A UT Arlington feasibility study of high-speed rail in Texas shows that trips between most city pairs that use existing Texas Department of Transportation right-of-way can be made in less than two hours, making it competitive with air travel and superior to highway driving.
Stephen Mattingly, associate professor of Civil Engineering.
Steve Mattingly, a UT Arlington civil engineer who conducted the case study, evaluated routes between Dallas-Fort Worth and Houston, Dallas-Fort Worth and San Antonio, San Antonio and Houston, and Houston and Waco. He also investigated a high-speed rail stop in Austin. The case study also examined dedicated freight service in the designated corridors.
Mattingly found that each of the routes – which include Interstates 20, 35 and 45 and Texas 6 – could contain the high-speed rail within existing TxDOT right of way, which would greatly reduces the capital cost of building the system.
“Using existing right of way not only helps bring down the total cost of the project, but it also shortens the time in which the project can realistically be built,” Mattingly said. “Right-of-way land negotiations would be kept to a minimum. Environmental and community impacts would be minimal as well.”
A private company, Texas Central Railway, has been working to bring a high-speed rail line between Dallas-Fort Worth and Houston by 2021.
TxDOT awarded a contract to Mattingly in 2010 to conduct the feasibility study of the corridors for high-speed rail. The University of Texas at Austin, the University of North Texas and Texas Southern University also participated in the TxDOT study.
Mattingly said TxDOT faced significant impediments against right-of-way acquisition when the state began plans for developing the Trans-Texas Corridor. He said the agency wanted to avoid that conflict as much as possible this time.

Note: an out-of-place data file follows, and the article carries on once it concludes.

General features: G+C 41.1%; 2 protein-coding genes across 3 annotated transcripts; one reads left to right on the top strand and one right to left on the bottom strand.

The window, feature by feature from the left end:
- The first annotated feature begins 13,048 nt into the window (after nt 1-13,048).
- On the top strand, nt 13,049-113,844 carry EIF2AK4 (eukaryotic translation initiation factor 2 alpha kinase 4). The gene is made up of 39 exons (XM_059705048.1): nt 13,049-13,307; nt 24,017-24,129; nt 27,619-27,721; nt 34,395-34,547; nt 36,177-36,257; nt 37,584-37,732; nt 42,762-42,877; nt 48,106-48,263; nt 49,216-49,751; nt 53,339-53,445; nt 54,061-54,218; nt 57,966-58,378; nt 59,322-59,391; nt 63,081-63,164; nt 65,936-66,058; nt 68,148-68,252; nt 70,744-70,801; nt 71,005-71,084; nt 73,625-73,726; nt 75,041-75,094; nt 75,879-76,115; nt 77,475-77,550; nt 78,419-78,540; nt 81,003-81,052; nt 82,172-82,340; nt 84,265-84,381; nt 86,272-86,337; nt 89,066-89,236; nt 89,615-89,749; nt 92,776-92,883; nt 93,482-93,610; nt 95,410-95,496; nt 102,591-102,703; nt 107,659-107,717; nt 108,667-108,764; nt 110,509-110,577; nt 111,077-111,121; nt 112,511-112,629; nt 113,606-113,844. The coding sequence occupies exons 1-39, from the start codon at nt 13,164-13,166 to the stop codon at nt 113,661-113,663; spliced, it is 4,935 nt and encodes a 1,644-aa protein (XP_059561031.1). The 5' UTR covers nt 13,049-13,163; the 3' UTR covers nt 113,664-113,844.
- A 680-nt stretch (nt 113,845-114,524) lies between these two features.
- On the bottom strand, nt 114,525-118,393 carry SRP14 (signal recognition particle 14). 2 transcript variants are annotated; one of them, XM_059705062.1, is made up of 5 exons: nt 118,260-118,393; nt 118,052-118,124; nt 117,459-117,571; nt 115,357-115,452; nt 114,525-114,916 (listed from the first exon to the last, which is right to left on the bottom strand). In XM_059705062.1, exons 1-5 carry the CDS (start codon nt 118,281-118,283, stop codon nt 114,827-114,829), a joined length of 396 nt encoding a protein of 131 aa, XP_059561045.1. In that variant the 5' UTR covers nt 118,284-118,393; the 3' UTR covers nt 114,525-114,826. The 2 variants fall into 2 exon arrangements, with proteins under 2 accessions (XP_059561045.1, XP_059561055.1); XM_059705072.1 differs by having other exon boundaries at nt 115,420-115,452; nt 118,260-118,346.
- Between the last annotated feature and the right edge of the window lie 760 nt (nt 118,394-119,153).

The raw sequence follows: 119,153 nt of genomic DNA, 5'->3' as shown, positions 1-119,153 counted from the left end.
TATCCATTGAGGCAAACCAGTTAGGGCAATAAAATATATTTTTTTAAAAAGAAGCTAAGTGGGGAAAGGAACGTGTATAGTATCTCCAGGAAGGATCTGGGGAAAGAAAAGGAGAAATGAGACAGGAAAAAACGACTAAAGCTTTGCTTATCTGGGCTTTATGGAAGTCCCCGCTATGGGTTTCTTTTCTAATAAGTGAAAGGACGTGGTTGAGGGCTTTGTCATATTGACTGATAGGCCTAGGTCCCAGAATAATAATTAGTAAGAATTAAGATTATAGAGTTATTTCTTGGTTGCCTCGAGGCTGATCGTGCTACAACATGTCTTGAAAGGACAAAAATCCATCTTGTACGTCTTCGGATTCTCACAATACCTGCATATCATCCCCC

Ali Abolmaali, chairman of UT Arlington’s Civil Engineering Department, said Mattingly’s work will help shape important high-speed rail decisions that will affect Texans and Texas travellers for decades to come.
“Dr. Mattingly’s case study in these corridors shows planning agencies and potential investors that high-speed rail can successfully be developed in Texas and that it can be a significant, alternate transportation corridor,” Abolmaali said. “The UT Arlington Department of Civil Engineering is pleased to offer our expertise and help shape these important transit corridor decisions.”
Mattingly’s case study found that steel wheel, high-speed rail technology would be the least expensive, but that magnetic levitation technology could alleviate some concerns related to horizontal curves and constrained urban right-of-way and interchanges along the routes.
The study said 186-mph versions of both technologies, the high-speed steel wheel and maglev, could be built within existing TxDOT right of way. However, the steel wheel-steel rail technology would require significant braking at most curves in the right-of-way while the maglev would be able to operate at its maximum operating speed a significant proportion of the route.
While the UT Arlington case study didn’t pinpoint exact costs of a high-speed rail system for Texas, it did outline some possible funding mechanism to support construction, including federal involvement, state and local funds, tax increment financing districts and public/private partnerships.
Mattingly said the study’s findings showed that stations or depots could be located within existing TxDOT right of way but could cramp highway access and space for vehicles. The study did not recommend station locations, but it did say that central locations with access to other transport modes and locations near densely populated areas are preferred because they can encourage ridership.
Sia Ardekani, UT Arlington civil engineering professor, was co-principal investigator. Doctoral candidate Sunil Madanu, Faculty Research Associate Antonio Massidda and doctoral student Farhan Khan also provided support for the studies.
Mattingly joined UT Arlington in 2002 and has engaged in research supported by TxDOT, Dallas Area Rapid Transit (DART), the North Central Texas Council of Governments, the National Science Foundation, the Federal Aviation Administration and DFW Airport.
Mattingly’s work is representative of research excellence at The University of Texas at Arlington, a comprehensive institution of more than 33,300 students and 2,200 faculty members in the heart of North Texas. Visit www.uta.edu to learn more.